Last week the White House picked a Virginia fire station as the venue for the president's principal campaign stop—er, legislative sales pitch. The choice was apt. At roughly the same time the president was lamenting how "cities and states like Michigan and New Jersey . . . have had to lay off big chunks of their forces," Sen. Majority Leader Harry Reid declared, "It's very clear that private-sector jobs have been doing just fine; it's the public-sector jobs where we've lost huge numbers."
Oh. Guess you can go home now, Wall Street occupiers! All those unemployment reports? False alarms.
To be fair to Reid—which may be more than he deserves—he was defending the part of the American Jobs Act that would appropriate $35 billion for state and local government hiring. That might help offset the savage cuts of the past year, except for one thing: The cuts have not been that savage. From September of last year to this past month, state and local payrolls have shrunk by 260,000 positions out of more than 20 million. That comes to roughly 1 percent of the work force.
The situation looks much worse for the private sector. It has added jobs at an anemic rate in the past few months, but it still has far to go before it claws its way back to the employment peak of November 2007. At that time total non-government employment stood at 124 million. It's now 109 million. Barack Obama has joined George W. Bush in a dubious category. They are the only two presidents besides Herbert Hoover to see the number of job-holding Americans decline on their watch.
The parallels with Hoover don't end there. It's commonly believed Hoover took a hands-off approach to the country's economic distress, and that his administration's tight-fisted refusal to spend prolonged the misery. But Hoover was about as stingy with a government dollar as "Jersey Shore" is with hairspray.
Hoover increased federal spending by more than 50 percent, signed the biggest peacetime tax increase to that point, lavished money on public works, and signed the disastrous Smoot-Hawley protectionist tariff. FDR slammed Hoover's "reckless and extravagant" spending and accused him of wanting to "center control of everything in Washington as rapidly as possible." Roosevelt's running mate, John Nance Garner, denounced Hoover for "leading the country down the path of socialism."
Hoover's massive government interventionism did not end the Great Depression. George W. Bush's rapid spending increases did not forestall the current malaise. And the massive government outlays of the past three years—federal spending has increased 30 percent; despite layoffs, state and local spending has grown, not shrunk—have not cured the country's economic ills, either. Yet the answer, say countless voices in the prestige press, is to stop Washington's ruinous "austerity" and start spending.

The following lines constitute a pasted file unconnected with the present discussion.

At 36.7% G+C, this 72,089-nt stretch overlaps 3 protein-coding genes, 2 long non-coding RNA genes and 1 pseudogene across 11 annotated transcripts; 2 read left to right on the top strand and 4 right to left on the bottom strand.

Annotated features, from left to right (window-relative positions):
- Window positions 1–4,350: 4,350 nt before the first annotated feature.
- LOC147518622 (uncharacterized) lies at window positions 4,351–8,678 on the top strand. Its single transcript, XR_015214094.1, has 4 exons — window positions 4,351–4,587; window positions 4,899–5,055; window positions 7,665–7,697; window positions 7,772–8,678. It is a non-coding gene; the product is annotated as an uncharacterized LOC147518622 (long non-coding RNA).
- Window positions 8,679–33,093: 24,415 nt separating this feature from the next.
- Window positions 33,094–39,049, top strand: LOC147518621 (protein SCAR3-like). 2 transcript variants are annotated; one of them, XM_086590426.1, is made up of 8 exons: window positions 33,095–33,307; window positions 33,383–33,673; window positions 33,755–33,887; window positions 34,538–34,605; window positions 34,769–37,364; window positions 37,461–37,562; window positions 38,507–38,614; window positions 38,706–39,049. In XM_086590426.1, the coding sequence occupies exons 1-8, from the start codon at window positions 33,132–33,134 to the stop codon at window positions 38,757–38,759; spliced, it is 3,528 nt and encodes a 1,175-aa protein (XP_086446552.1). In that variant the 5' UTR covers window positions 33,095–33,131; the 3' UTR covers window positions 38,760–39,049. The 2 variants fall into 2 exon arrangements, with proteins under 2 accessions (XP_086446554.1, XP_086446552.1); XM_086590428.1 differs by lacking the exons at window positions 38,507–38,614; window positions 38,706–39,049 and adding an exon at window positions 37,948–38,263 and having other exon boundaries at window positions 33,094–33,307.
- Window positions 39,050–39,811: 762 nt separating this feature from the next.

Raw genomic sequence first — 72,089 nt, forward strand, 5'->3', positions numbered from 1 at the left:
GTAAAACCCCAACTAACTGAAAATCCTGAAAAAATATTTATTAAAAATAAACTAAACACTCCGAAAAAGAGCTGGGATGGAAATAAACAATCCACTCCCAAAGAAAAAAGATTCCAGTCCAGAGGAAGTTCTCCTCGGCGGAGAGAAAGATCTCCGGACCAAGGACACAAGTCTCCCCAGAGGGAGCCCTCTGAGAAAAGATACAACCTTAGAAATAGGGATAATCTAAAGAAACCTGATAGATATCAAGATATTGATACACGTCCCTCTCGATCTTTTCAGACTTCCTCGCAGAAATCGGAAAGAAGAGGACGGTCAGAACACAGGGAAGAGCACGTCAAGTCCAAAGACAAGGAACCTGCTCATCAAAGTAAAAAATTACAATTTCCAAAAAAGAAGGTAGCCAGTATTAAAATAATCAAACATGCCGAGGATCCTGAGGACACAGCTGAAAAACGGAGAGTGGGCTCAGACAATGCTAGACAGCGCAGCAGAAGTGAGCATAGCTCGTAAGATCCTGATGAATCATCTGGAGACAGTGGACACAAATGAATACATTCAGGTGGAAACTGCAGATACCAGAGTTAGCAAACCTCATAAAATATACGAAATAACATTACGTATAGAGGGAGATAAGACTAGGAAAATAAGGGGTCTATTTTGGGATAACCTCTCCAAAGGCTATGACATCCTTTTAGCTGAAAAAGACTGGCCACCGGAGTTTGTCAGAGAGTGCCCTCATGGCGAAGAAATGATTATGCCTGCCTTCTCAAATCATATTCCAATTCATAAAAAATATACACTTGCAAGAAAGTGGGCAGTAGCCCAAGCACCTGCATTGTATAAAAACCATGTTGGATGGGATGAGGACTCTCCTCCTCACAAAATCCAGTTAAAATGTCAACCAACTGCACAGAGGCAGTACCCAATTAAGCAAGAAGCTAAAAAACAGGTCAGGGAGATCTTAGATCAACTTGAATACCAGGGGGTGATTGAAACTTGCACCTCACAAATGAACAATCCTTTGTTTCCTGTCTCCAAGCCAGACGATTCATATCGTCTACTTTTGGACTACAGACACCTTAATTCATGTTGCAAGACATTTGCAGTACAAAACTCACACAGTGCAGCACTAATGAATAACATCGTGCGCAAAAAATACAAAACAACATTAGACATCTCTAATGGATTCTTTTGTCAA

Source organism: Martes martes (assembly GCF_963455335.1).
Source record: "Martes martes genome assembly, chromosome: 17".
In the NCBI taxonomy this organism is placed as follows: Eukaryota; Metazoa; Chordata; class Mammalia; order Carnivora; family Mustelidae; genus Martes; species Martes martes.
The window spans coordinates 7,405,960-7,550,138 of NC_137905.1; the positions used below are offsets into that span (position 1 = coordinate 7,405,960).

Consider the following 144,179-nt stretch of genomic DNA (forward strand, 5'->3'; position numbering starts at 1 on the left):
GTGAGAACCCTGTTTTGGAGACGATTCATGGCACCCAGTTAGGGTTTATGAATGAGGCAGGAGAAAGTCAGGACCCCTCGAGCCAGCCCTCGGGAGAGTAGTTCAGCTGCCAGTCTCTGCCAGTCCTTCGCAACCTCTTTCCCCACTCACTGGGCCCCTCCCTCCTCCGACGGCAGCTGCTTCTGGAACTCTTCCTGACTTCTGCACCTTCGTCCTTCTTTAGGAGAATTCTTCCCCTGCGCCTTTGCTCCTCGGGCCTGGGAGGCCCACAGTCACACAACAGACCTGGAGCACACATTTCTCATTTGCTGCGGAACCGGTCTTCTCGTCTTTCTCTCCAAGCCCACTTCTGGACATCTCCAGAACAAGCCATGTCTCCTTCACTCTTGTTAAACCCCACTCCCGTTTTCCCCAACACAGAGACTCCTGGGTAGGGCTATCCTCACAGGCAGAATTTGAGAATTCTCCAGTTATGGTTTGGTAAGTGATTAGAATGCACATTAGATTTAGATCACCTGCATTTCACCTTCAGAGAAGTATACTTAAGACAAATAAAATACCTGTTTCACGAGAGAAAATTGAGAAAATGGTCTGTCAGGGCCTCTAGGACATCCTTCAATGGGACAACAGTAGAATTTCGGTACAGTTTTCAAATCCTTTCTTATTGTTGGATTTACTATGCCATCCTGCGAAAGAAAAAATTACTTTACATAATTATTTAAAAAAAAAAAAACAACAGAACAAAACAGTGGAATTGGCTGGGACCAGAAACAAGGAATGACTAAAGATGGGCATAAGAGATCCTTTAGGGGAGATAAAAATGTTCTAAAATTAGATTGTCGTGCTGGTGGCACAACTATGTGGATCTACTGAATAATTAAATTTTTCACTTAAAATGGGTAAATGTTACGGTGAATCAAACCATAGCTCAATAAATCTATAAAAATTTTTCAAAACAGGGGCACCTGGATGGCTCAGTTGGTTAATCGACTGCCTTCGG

How many moons orbit the planet they're living on? If a $900 billion spending hike is austerity, what in the world does extravagance look like?
Actually, it looks something like the $440,000 Washington spent on a museum for antique bikes. Or the half-million-dollar federal outlay for beautifying decorative rocks. Those are some of the things Sen. John McCain recently urged Congress to stop using tax dollars for—along with the National Corvette Museum in Kentucky and a giant coffee pot in Pennsylvania—on the theory that maybe the money could be used better elsewhere. The Senate didn't buy it, and last Wednesday his colleagues shot down his proposal 59-39.
This kind of thinking shows why the congressional super-committee has deadlocked. The super-committee is supposed to hash out a deal by Thanksgiving to reduce the deficit. According to the narrative in the prestige press, blame for the impasse falls on the GOP's tax intransigence. Democrats won't agree to spending cuts until Republicans agree to revenue hikes, goes the story, and Republicans are fanatical. But that narrative—like Hoover's austerity and the austerity of this summer's recent budget deal—is a myth. Given the recent spending explosion, blaming the GOP for not meeting Democrats halfway is like blaming the victim of a mugging who hands over 95 dollars and then refuses to go halfsies on the last five bucks. Man, what kind of selfish jerk isn't willing to meet his opponent halfway?
As even The New York Times conceded a couple of months ago, "There is something you should know about the deal to cut federal spending that President Obama signed into law on Tuesday: It does not actually reduce federal spending. By the end of the 10-year deal, the federal debt would be much larger than it is today. Indeed, both the government and its debts will continue to grow faster than the American economy."
That story also noted, "The Congressional Budget Office estimates that the federal debt is likely to exceed 100 percent of the nation's annual economic output by 2021." Well. According to the latest figures, U.S. debt is on track to exceed GDP by Halloween—this Halloween.
Herbert Hoover would be proud.
A. Barton Hinkle is a columnist at the Richmond Times-Dispatch. This article originally appeared at the Richmond Times-Dispatch.